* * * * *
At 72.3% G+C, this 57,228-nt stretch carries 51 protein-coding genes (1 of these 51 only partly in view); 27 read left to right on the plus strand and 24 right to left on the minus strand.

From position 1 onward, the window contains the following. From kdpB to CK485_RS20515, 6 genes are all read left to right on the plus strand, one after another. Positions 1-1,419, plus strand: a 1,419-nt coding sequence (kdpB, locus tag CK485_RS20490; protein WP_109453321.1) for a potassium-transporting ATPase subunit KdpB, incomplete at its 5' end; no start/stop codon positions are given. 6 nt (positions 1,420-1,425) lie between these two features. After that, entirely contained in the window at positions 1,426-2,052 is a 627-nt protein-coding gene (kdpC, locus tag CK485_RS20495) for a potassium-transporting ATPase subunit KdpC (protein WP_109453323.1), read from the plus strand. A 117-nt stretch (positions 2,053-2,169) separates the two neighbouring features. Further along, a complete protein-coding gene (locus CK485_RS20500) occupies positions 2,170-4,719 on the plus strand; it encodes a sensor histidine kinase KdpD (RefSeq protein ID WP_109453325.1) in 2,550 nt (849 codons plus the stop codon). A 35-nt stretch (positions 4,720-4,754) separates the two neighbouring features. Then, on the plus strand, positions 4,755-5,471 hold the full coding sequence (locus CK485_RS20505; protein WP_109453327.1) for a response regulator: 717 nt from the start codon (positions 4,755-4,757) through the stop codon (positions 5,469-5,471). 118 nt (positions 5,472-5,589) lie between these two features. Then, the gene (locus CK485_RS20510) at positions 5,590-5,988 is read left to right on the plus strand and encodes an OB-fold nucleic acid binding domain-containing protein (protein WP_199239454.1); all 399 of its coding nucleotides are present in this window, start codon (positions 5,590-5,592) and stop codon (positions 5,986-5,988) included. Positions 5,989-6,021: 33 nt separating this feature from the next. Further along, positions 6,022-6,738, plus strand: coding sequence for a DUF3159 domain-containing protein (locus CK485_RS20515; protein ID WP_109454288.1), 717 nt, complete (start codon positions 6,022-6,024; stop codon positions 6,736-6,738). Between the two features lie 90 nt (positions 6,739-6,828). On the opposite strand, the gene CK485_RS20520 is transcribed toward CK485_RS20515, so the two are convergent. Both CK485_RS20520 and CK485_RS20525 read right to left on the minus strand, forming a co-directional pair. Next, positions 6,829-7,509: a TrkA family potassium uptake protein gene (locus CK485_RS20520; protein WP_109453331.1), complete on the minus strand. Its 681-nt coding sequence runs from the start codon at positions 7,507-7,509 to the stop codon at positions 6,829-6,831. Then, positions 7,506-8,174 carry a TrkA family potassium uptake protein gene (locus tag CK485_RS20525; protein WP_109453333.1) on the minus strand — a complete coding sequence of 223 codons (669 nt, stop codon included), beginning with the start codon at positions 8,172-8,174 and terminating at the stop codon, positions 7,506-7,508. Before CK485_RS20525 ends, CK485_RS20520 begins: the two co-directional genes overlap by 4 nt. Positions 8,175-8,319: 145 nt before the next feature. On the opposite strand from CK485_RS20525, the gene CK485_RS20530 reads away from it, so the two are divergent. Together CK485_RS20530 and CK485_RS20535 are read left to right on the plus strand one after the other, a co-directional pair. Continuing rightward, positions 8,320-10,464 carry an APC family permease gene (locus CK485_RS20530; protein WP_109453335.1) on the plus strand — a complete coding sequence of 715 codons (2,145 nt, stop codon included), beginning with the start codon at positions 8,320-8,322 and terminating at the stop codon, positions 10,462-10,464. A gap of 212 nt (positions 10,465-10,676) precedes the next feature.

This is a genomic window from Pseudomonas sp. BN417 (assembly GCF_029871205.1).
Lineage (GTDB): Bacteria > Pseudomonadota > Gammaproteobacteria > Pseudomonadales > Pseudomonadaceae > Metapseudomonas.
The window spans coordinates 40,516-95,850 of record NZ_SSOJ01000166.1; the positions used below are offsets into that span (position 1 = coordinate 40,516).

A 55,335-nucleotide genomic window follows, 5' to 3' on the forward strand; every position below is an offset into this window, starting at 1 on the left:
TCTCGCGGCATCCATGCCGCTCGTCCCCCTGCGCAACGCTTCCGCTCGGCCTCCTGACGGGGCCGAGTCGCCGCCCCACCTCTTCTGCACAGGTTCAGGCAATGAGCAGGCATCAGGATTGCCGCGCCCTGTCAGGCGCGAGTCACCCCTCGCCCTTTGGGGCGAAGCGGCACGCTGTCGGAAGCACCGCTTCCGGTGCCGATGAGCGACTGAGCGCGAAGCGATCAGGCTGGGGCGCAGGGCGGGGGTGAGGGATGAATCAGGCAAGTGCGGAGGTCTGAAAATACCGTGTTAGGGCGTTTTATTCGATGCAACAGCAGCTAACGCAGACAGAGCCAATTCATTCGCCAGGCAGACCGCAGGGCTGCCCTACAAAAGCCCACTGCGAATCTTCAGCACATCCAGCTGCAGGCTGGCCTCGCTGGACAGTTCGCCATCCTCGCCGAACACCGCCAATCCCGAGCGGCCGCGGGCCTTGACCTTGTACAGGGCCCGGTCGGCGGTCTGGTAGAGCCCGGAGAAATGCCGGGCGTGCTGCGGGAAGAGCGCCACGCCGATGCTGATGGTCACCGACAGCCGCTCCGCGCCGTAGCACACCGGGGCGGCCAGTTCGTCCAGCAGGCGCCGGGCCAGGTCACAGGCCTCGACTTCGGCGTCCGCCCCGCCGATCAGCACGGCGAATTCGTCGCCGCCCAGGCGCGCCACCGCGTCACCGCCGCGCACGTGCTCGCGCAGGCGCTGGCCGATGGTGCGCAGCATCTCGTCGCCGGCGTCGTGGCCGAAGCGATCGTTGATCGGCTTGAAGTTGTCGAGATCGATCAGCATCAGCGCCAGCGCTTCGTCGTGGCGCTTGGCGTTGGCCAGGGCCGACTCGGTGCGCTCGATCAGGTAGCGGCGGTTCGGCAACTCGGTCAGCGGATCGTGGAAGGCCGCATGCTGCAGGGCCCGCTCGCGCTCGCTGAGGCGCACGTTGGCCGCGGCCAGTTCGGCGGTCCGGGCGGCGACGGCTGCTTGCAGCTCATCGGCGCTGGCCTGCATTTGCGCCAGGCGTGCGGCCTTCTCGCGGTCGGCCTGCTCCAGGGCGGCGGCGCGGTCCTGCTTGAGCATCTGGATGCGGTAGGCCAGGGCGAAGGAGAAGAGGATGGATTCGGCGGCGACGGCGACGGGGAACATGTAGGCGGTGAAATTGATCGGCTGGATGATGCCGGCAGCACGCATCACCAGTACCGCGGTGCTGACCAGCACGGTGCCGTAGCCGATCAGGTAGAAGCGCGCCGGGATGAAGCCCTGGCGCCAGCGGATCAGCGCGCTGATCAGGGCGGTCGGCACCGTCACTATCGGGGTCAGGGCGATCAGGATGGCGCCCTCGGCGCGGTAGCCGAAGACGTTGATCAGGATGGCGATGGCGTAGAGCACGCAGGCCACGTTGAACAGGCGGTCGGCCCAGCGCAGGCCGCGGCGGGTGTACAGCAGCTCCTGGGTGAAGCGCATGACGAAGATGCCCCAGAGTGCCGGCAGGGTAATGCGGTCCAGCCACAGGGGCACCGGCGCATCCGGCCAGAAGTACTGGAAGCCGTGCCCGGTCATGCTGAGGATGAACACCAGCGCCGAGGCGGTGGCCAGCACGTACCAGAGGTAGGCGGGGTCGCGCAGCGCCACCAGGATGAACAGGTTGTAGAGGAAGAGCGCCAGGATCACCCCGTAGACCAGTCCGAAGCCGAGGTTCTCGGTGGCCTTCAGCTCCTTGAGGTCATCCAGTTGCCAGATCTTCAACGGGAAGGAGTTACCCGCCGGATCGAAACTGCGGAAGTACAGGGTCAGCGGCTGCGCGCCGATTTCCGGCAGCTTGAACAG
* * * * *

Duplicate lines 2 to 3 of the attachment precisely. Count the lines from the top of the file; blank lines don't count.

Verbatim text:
From position 1 onward, the window contains the following. From kdpB to CK485_RS20515, 6 genes are all read left to right on the plus strand, one after another. Positions 1-1,419, plus strand: a 1,419-nt coding sequence (kdpB, locus tag CK485_RS20490; protein WP_109453321.1) for a potassium-transporting ATPase subunit KdpB, incomplete at its 5' end; no start/stop codon positions are given. 6 nt (positions 1,420-1,425) lie between these two features. After that, entirely contained in the window at positions 1,426-2,052 is a 627-nt protein-coding gene (kdpC, locus tag CK485_RS20495) for a potassium-transporting ATPase subunit KdpC (protein WP_109453323.1), read from the plus strand. A 117-nt stretch (positions 2,053-2,169) separates the two neighbouring features. Further along, a complete protein-coding gene (locus CK485_RS20500) occupies positions 2,170-4,719 on the plus strand; it encodes a sensor histidine kinase KdpD (RefSeq protein ID WP_109453325.1) in 2,550 nt (849 codons plus the stop codon). A 35-nt stretch (positions 4,720-4,754) separates the two neighbouring features. Then, on the plus strand, positions 4,755-5,471 hold the full coding sequence (locus CK485_RS20505; protein WP_109453327.1) for a response regulator: 717 nt from the start codon (positions 4,755-4,757) through the stop codon (positions 5,469-5,471). 118 nt (positions 5,472-5,589) lie between these two features. Then, the gene (locus CK485_RS20510) at positions 5,590-5,988 is read left to right on the plus strand and encodes an OB-fold nucleic acid binding domain-containing protein (protein WP_199239454.1); all 399 of its coding nucleotides are present in this window, start codon (positions 5,590-5,592) and stop codon (positions 5,986-5,988) included. Positions 5,989-6,021: 33 nt separating this feature from the next. Further along, positions 6,022-6,738, plus strand: coding sequence for a DUF3159 domain-containing protein (locus CK485_RS20515; protein ID WP_109454288.1), 717 nt, complete (start codon positions 6,022-6,024; stop codon positions 6,736-6,738). Between the two features lie 90 nt (positions 6,739-6,828). On the opposite strand, the gene CK485_RS20520 is transcribed toward CK485_RS20515, so the two are convergent. Both CK485_RS20520 and CK485_RS20525 read right to left on the minus strand, forming a co-directional pair. Next, positions 6,829-7,509: a TrkA family potassium uptake protein gene (locus CK485_RS20520; protein WP_109453331.1), complete on the minus strand. Its 681-nt coding sequence runs from the start codon at positions 7,507-7,509 to the stop codon at positions 6,829-6,831. Then, positions 7,506-8,174 carry a TrkA family potassium uptake protein gene (locus tag CK485_RS20525; protein WP_109453333.1) on the minus strand — a complete coding sequence of 223 codons (669 nt, stop codon included), beginning with the start codon at positions 8,172-8,174 and terminating at the stop codon, positions 7,506-7,508. Before CK485_RS20525 ends, CK485_RS20520 begins: the two co-directional genes overlap by 4 nt. Positions 8,175-8,319: 145 nt before the next feature. On the opposite strand from CK485_RS20525, the gene CK485_RS20530 reads away from it, so the two are divergent. Together CK485_RS20530 and CK485_RS20535 are read left to right on the plus strand one after the other, a co-directional pair. Continuing rightward, positions 8,320-10,464 carry an APC family permease gene (locus CK485_RS20530; protein WP_109453335.1) on the plus strand — a complete coding sequence of 715 codons (2,145 nt, stop codon included), beginning with the start codon at positions 8,320-8,322 and terminating at the stop codon, positions 10,462-10,464. A gap of 212 nt (positions 10,465-10,676) precedes the next feature.

This is a genomic window from Pseudomonas sp. BN417 (assembly GCF_029871205.1).